James Hart / Fiction

If fiction is dead, reality is not far behind.

James Hart

James Hart
Be Home Soon,
December 31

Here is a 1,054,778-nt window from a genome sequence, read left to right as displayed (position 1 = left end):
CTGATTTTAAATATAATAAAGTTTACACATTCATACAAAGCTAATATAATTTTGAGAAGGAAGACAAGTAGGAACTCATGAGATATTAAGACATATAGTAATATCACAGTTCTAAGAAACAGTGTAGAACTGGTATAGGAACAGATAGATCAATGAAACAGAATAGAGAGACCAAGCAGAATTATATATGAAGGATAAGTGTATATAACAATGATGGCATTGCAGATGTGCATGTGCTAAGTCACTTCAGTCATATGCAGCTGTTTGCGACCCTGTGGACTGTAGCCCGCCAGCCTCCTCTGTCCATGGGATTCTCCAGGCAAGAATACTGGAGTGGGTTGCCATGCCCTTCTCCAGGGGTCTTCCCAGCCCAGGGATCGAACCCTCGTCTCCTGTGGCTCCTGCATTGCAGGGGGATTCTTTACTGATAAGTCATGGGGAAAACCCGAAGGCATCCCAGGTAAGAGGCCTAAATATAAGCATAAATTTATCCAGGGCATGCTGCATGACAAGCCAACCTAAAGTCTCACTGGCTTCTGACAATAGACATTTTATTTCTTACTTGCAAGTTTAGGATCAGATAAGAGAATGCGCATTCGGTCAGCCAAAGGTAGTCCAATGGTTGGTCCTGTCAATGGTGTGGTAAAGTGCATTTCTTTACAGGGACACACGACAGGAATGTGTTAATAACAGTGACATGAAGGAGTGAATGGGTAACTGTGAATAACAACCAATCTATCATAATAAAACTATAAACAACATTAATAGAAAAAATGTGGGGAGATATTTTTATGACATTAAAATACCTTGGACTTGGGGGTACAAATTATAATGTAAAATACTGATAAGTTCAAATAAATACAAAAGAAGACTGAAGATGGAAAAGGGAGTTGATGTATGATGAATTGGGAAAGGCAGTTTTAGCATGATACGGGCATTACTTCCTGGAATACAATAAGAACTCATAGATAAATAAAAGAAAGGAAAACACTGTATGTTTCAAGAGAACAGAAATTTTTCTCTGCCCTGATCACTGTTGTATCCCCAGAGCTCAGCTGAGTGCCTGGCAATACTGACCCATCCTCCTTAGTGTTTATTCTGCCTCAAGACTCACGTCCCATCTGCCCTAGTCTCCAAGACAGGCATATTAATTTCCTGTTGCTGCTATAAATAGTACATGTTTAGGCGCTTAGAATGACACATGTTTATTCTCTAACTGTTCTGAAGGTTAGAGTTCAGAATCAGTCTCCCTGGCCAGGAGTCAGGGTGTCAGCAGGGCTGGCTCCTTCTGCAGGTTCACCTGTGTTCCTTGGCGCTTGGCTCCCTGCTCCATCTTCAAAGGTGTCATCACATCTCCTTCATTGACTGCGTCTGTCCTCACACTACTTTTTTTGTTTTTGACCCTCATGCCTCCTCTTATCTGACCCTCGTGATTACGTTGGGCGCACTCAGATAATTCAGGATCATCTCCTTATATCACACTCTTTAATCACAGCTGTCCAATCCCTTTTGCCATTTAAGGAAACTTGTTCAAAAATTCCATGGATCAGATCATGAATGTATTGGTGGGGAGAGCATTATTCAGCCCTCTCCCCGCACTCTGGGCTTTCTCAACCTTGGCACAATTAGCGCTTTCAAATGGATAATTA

Hart will have maintained this blog for One-hundred-sixty-nine million, nine-hundred-forty-eight thousand, six-hundred seconds through 31 May 2014. Times two (roughly) deep in the Twenty-Fifteen. ******************************** ******************************** ******************************* A carpenter's level designs a calm sea. ******************************** ******************************** Violent movies and prime-time TV shows ought to have disclaimers as reality checks during curtain calls. The cast could gather for a bow and civil handshake and or cheek kisses in order to demonstrate (to the least sophisticated among us) to let us know that the aforementioned carnage was make believe. A fiction. An entertainment. Such reality checks (and stage craft tribute) would well serve a fairness to the deranged among us who are prone to confuse the fantasia of entertainment violence as 'acceptable reality behavior'. There are legions of empty vessels awaiting sustenance about 'how' to react. With sure-bet frequency, the ubiquity of guns and conditioned criminal reflex results in aberrant behavior with subsequent ruinous acts of violence. We see it along the road. We read it and see it and hear it in the news. Such a paradigm! Odd that bow and bow and bow and bow are the same word. One for thank you, one for protection (?}, and the other to stay off the icebergs ... and of course there's the shoe tie, and gift wrap and that bloke from Saginaw, reading USA Today on the Greyhound. Here's a limerick from my Average Guy series: Of all emotion, the grin 'n frown, the best among us, stand down. ******************************** Here's a paragraph from my Average Guy: a couple of satiate dinner guests had ensconced themselves on the living room sofa.* * Whoops that was an abandoned paste, thanks, Merriam W. }One Moment{ Like all boys they wanted everything: the wild treetops and Tarzan hollers, then back to the soccer game on Channel 9 with their buttered microwave popcorn and tough-guy toothpicks. The painted fancy news ladies, in high skirts. Slivered clapboard was a place to carve initials. Not far, canaries built their own thatch nest, hunkered and still against the wind from all directions. An onyx black crow its wing tips torn of feather like a shrapnel-wounded plane, stood watching. Until it was yellow and black, a flurry of woven grass and fallen scatter of shadowed ruin. A swooped escape of yellow dots and the black clawing predator of powerful wide wing, its bright beak triumphant to the sunshine, the white fluff chicks burst within merciless gripped coil. A quick flight toward 3 o'clock backward through nascent Linden buds. An automatic trick spiraling, a mystical bullet, the motion at once there and gone to stellar over soul of weathered naked branch. Its prize of canary chicks: a satiation to the endless March blue. ******************************** (more) Average Guy Then the Old Spiced Fuller Brush man shows up blowing Lucky Strike smoke rings, Dinah Shore had her own hour, and ol' Ike poured concrete, coast to coast. Sundays? Victory at Sea, Archbishop Sheen, Groucho Marx, I'm never sure, such awhile back, weren't the Commies about to attack? Then who'd blink first, Nikita or Jack? ******************************** She spoke of life she did. I'd a fascinating 'eye in the sky' riff' invoking the richly named Auden, at midnight: A to F, clamored-clack of generous muse, nearly always helmeted faces appeared, dusty in white powder, an encounter along the parallel hedgerow , of dog-eared tome, her lips an alabaster meow: some kindling, Edward R. Murrow, the who, what, where when and howl Another magnolia time, first daffodils, another year from June, cold-level ferns as white knuckles; O the color of yellow sugared Chuckles. a sow with piglets, upon the soil: where oil prisms the mud, A new day, so near insane, this autumn an abject postpartum; O bacon, o eggs, why did I start'em? Now I have to eat, the ceiling fan, an aeroplane prop, a yolk slurp, one more word, perhaps a fast break, maybe a dark hour, nothing but cake ... a belly ache ... cooler by the lake. &ah:It's a bit early, Oxford level though, as I'm left, in our adage: truth may vary. If only Aynie would have used "Atlas Mugged", as real utopian form. Keep those Dreamliners rollin'! Until greed and fear return to the dictionary, beyond the zone of human nature. Operative words above: OXFORD & ADAGE &/or: PEOPLE WE GOT THE POWER